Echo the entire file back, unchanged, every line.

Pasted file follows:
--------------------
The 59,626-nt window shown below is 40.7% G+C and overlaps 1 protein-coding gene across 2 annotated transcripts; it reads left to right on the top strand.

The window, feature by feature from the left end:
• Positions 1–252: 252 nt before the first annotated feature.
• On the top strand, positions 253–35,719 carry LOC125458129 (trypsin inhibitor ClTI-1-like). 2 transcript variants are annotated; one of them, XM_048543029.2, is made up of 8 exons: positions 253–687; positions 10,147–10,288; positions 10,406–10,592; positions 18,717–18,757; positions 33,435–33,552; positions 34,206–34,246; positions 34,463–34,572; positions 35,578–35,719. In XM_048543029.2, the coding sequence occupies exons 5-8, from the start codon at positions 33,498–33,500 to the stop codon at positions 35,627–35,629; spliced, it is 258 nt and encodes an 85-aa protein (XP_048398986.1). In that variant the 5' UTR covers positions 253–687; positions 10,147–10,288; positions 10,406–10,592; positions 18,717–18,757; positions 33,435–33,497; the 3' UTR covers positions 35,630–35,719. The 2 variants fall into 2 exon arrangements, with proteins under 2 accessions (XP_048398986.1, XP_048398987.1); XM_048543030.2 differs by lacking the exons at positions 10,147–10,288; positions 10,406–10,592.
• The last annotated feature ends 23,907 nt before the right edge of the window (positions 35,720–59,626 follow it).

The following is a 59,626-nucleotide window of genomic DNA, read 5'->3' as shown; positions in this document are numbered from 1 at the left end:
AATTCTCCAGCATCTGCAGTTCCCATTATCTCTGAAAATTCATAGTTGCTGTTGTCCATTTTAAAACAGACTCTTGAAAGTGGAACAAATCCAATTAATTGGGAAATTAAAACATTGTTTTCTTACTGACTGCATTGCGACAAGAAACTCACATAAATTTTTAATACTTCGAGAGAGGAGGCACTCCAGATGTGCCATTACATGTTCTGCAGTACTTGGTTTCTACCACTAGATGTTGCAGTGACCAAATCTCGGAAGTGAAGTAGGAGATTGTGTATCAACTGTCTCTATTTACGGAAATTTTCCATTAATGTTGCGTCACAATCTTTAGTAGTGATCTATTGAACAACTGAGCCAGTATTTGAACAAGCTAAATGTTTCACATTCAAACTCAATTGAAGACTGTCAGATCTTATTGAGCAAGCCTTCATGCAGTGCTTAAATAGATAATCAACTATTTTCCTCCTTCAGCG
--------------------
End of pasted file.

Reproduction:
The 59,626-nt window shown below is 40.7% G+C and overlaps 1 protein-coding gene across 2 annotated transcripts; it reads left to right on the top strand.

The window, feature by feature from the left end:
• Positions 1–252: 252 nt before the first annotated feature.
• On the top strand, positions 253–35,719 carry LOC125458129 (trypsin inhibitor ClTI-1-like). 2 transcript variants are annotated; one of them, XM_048543029.2, is made up of 8 exons: positions 253–687; positions 10,147–10,288; positions 10,406–10,592; positions 18,717–18,757; positions 33,435–33,552; positions 34,206–34,246; positions 34,463–34,572; positions 35,578–35,719. In XM_048543029.2, the coding sequence occupies exons 5-8, from the start codon at positions 33,498–33,500 to the stop codon at positions 35,627–35,629; spliced, it is 258 nt and encodes an 85-aa protein (XP_048398986.1). In that variant the 5' UTR covers positions 253–687; positions 10,147–10,288; positions 10,406–10,592; positions 18,717–18,757; positions 33,435–33,497; the 3' UTR covers positions 35,630–35,719. The 2 variants fall into 2 exon arrangements, with proteins under 2 accessions (XP_048398986.1, XP_048398987.1); XM_048543030.2 differs by lacking the exons at positions 10,147–10,288; positions 10,406–10,592.
• The last annotated feature ends 23,907 nt before the right edge of the window (positions 35,720–59,626 follow it).

The following is a 59,626-nucleotide window of genomic DNA, read 5'->3' as shown; positions in this document are numbered from 1 at the left end:
AATTCTCCAGCATCTGCAGTTCCCATTATCTCTGAAAATTCATAGTTGCTGTTGTCCATTTTAAAACAGACTCTTGAAAGTGGAACAAATCCAATTAATTGGGAAATTAAAACATTGTTTTCTTACTGACTGCATTGCGACAAGAAACTCACATAAATTTTTAATACTTCGAGAGAGGAGGCACTCCAGATGTGCCATTACATGTTCTGCAGTACTTGGTTTCTACCACTAGATGTTGCAGTGACCAAATCTCGGAAGTGAAGTAGGAGATTGTGTATCAACTGTCTCTATTTACGGAAATTTTCCATTAATGTTGCGTCACAATCTTTAGTAGTGATCTATTGAACAACTGAGCCAGTATTTGAACAAGCTAAATGTTTCACATTCAAACTCAATTGAAGACTGTCAGATCTTATTGAGCAAGCCTTCATGCAGTGCTTAAATAGATAATCAACTATTTTCCTCCTTCAGCG